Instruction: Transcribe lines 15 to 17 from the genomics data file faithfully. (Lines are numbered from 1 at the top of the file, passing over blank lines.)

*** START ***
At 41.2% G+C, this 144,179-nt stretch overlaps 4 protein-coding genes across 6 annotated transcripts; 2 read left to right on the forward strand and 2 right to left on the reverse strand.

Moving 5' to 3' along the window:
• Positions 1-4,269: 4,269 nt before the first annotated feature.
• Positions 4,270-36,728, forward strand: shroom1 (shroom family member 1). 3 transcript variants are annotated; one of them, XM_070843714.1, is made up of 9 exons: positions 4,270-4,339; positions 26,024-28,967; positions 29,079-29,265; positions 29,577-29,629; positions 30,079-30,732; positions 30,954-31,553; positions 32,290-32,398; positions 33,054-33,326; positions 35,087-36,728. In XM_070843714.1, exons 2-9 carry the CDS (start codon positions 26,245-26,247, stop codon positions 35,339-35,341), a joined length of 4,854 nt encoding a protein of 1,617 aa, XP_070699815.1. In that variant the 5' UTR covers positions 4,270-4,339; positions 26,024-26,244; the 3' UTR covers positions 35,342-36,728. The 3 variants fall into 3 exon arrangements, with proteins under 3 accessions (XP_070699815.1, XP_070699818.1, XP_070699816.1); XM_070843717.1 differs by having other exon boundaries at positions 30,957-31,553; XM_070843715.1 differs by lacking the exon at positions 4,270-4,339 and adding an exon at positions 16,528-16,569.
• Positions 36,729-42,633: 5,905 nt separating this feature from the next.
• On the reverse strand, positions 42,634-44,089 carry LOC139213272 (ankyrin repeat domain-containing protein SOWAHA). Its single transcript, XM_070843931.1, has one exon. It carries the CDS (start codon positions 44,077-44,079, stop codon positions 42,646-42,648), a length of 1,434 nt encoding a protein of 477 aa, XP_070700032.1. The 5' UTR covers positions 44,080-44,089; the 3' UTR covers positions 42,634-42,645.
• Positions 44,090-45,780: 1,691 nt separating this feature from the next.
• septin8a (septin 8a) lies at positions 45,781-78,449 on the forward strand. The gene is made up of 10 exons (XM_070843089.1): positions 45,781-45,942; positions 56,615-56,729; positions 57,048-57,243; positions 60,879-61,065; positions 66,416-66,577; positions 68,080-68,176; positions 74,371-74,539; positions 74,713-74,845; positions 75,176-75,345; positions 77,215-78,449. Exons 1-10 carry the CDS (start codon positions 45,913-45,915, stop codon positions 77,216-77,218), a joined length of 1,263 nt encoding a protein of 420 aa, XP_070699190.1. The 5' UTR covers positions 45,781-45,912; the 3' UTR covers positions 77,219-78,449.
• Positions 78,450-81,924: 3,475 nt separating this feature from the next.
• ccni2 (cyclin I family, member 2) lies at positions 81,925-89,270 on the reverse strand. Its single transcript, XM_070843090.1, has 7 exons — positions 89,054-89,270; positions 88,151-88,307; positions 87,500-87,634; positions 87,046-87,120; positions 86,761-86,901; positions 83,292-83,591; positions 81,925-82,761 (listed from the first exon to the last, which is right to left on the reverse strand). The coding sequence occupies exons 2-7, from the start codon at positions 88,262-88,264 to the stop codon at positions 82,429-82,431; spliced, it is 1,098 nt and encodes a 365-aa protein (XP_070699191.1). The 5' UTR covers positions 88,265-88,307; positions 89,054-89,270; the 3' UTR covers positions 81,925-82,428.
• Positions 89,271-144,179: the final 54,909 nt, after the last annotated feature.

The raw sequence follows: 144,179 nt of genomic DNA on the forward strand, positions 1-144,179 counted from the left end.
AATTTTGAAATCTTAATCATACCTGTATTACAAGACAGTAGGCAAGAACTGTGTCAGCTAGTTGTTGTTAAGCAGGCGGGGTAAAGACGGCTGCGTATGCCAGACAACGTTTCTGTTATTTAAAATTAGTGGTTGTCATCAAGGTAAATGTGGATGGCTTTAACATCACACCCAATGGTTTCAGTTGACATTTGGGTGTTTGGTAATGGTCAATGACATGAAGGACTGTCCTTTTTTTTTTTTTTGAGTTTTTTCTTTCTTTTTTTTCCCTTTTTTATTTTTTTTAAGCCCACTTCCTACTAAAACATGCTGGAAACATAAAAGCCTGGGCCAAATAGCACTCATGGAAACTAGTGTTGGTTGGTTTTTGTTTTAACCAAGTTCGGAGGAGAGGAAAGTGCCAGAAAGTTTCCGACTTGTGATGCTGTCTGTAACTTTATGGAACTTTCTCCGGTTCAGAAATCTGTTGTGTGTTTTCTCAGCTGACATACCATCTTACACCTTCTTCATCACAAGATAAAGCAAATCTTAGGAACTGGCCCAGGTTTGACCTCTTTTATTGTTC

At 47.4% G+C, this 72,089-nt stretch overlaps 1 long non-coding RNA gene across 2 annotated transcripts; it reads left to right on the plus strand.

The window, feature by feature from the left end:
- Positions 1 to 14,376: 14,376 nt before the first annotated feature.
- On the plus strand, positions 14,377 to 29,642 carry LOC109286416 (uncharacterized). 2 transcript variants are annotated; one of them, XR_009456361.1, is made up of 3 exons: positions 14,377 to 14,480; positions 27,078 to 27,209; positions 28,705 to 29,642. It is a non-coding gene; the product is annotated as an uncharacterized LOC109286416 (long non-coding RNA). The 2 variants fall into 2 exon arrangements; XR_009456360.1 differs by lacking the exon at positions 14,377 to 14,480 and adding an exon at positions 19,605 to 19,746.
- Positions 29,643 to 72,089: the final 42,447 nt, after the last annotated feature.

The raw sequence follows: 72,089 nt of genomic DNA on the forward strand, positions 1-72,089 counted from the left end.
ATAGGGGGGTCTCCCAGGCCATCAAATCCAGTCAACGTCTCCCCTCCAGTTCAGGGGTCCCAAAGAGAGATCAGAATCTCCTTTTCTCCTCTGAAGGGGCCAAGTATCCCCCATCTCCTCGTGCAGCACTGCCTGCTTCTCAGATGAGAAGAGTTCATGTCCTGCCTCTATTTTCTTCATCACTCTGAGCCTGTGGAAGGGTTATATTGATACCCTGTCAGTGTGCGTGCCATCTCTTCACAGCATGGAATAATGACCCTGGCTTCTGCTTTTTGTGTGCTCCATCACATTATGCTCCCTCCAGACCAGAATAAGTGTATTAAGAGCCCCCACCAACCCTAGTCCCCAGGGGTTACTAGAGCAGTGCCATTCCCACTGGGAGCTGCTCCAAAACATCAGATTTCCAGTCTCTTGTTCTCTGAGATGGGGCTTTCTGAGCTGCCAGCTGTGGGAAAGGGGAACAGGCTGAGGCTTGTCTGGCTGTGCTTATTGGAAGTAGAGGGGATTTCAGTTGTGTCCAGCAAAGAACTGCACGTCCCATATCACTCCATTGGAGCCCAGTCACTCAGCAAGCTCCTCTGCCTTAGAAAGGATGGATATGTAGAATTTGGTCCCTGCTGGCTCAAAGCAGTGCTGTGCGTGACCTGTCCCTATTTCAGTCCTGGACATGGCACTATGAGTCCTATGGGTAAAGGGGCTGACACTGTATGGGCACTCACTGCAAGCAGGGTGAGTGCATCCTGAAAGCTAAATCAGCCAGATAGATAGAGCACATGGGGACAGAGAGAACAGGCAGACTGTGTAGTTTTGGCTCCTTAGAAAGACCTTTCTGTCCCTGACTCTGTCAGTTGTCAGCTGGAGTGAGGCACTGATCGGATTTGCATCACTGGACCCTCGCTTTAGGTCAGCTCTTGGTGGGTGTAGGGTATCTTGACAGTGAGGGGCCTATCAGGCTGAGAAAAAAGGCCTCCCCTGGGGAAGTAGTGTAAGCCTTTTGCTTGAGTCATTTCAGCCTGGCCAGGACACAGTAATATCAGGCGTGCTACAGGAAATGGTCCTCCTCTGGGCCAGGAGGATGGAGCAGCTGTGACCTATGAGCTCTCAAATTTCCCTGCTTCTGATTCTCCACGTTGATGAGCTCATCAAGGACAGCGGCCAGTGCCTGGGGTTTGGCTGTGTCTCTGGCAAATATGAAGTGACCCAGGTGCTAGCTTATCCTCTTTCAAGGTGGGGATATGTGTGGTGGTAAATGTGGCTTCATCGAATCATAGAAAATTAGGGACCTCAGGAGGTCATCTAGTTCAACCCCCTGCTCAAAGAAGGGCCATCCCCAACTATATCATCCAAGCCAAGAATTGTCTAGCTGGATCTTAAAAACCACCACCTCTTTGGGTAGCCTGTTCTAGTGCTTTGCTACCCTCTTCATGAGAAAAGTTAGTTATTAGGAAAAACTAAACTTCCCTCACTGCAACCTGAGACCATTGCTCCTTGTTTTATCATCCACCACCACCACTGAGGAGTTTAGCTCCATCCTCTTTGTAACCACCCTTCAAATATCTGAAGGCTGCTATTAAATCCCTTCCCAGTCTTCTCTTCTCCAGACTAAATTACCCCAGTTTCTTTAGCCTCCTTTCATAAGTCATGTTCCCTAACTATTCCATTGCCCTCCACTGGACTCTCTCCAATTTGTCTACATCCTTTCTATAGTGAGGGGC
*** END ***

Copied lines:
The window, feature by feature from the left end:
- Positions 1 to 14,376: 14,376 nt before the first annotated feature.
- On the plus strand, positions 14,377 to 29,642 carry LOC109286416 (uncharacterized). 2 transcript variants are annotated; one of them, XR_009456361.1, is made up of 3 exons: positions 14,377 to 14,480; positions 27,078 to 27,209; positions 28,705 to 29,642. It is a non-coding gene; the product is annotated as an uncharacterized LOC109286416 (long non-coding RNA). The 2 variants fall into 2 exon arrangements; XR_009456360.1 differs by lacking the exon at positions 14,377 to 14,480 and adding an exon at positions 19,605 to 19,746.